also black taffetas
New models just received
$4.75 - $7.45
Our Prices Always the Lowest.
GALE & COMPANY
COMMERCIAL and COURT STREETS, FORMERLY CHICAGO 8T9B3
LIBERTY HEN ARE
Four Are Excused For Defec-
ive Hearing and Four Al
ernates Will Go
The court house this morning was a
scene of unusual activity with the 105
men reporting to entrain in the after
noon for Camp Lewis. The men were
given checks for the suitcases and dec
orated with the ribbon badge. At 11:30
o'clock all were taken to tho Marion
hotel for luncheon and later assembled
at the Southern Pacific depot shortly
after 1 o'clock.
As a final send off, an address was
made by Thomas A. McBride, chief
justice of the Oregon supreme court,
at the depot. By orders from head
quarters, the men were given a spec
ial examination as to the ability to
hear and on this examination, four
were excused, Win. J. Hampton, Walter
Stotler, Warren R. Booth and John AV.
As all of the men reported for en
tertainment, four who were ordered
in as alternates did not leave today,
but will probably be in the next call
for August 5. They are Chester R.
Ridgeway, Jim Dick, Vernon P. Barnes
and Win. A. Dunigan.
Tho next call is for August 5, when
Oregon will be ordered to entrain 400
men. The calls for August will equal
those of July when 162 men wore sent
into the service All June 5, 1918, r;
istrants who are not already in the
service ar.d who pass the required ex
amination will be obliged to serve in
the national army and not be permit
ted to enlist in other branches of the
McINTIRE At her home 500 South
l!)th street, Mrs. Mary A. Mclntiie.
She is survived by her mother, Mrs. S.
R. Rodgers, three brothers, Clarence,
Clnytoii and Cecil Mclntiroill of Port
land, two sisters, Mrs. S. W. Beed of
Corvallis and Mis. G. W. Wood of Sa
lem, two Sons, A. E. Mclntire of Port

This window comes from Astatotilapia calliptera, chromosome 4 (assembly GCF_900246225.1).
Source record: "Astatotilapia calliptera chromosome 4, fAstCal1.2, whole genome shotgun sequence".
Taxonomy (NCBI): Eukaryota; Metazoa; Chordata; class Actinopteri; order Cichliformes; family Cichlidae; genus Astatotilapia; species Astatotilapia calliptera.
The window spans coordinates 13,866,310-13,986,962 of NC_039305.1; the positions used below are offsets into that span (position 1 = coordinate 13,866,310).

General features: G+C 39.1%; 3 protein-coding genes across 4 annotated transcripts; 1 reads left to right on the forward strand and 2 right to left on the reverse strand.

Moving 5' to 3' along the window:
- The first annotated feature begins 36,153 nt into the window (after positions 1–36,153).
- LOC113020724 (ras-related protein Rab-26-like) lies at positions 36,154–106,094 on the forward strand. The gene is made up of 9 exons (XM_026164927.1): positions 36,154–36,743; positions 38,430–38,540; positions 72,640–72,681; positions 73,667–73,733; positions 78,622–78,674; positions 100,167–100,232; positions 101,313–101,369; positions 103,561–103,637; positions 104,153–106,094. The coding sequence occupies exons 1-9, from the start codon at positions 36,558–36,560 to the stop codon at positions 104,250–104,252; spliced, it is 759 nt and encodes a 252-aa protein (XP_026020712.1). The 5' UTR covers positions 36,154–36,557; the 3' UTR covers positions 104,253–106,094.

land and R. W. Mclntiro of Salem, and
a daughter. Mrs Guy Nugent with whom
she has been living
The funeral services will bo held Fri
lay afternoon nt 2 o'clock from the
Central Congregafionnl church and will
be conducted by the Rev. H. C. Stover.
SEND BACK INVALIDS
Washington, July 23. One hundred
and ninety sick and wounded soldiers
of tho American expeditionary forces
were landed in the United States dur
ing the week ending July 19. These
men were sent to army hospitals, where
facilities for treatment and phvslcal
reconstruction have been provided
BIO CHICAGO FIRE
Chicago, July 2. Damage estimat
ed by owners at $200,000 was caused
here early today by fire which destroy
ed one "fourth of tho amusement de
vice in the Forest Tark resort here.
Captain Lawrclica S. Lambert, of
St ay ton serrate company A, Oregon
guard, is in the city, accompanying as
far as Salem, five of the men who en-
I The Kaiser's Shadow
Los Aneeles, Cal, Julv 25.-A .trav
eling evangelist is engaged in essential
worn, but automobile salesmen and a
watch inspector are not in necessary
occupations. These were rulinas made
by the district exemption board, re
viewing local board ruh9 unier the
"work or fight" order.
Edwin M. Woods, a traveling 'evan
gelist, was held to be in essential work.
Salesmen of both new and second hand
automobiles were hit by the "unessen
tial ruling." Herbert Comings, a pri
vate detective was held to be in . es
sential work because thero has been
no ruling to show his employment un
productive. Secretary WW Decide
Fate of Baseball
WHEN IN SALEM', OREOON,
Stop at .
"A Heme Away from Home."
Strictly Modern $1 per Day
100 Rooms of Solid Comfort
Only Hotel in Business District
I WANT TO BUY
Your Junk and give yon
a square business deal
I always pay the highest
I WANT YOUR
SACKS AND BAGS
i buy all kinds of used
goods, 2nd hand furni
ture, rubber and junk.
Get my prices before
THE CAPITAL JUNK CO.
The Square Deal House
271 Chemeketa Street
Washington, July 25. Secretary of
War Baker has eliminated from con
sideration in the baseball decision a
proposal to let local draft boards take
tho inititive in applying the work or
fight order to players.
He said this afternoon he had been
considering the question only fropr the
standpoint of complete destruction of
the industry which magnates say would
occur under the original ruling.
Bakei 's action means that his de
cision on the work or fight ruling ex
pected, will be final so far as base
ball is concerned.
BOYS WANTED. We need the
services of a number of Gram
mar school boys for permanent
part-time work. Tho boys wo
select will be well paid and
given an opportunity to earn,
learn and advance. Apply L W.
H. Burghardt, Jr., 371 State
SStS., Salem, Or. 7-25 8-1
ii L.M.HUM I
Yick So Tong
tmnese Medicine and Tea C. X
uas meaicme whicn wiU ears
any known disease.
rw. a 3
ytnrii ououayi irom III t, n. f
unui e p. m.
153 Soutti High St.
Salem, Oregon. Phone 283
Used Furniture Wanted t
Highest Cash Prices Paid for
Z. Ik ETIFF ft SON
Phone 841 or 508
And All Kinds of 2nd Hand
Full Market Prices Special
Prices paid for Sacks.
Get our prices beore you sell.
THE TEOPLE'S JTJ1TK k 2ND
871 R. Com'l St. Phone 734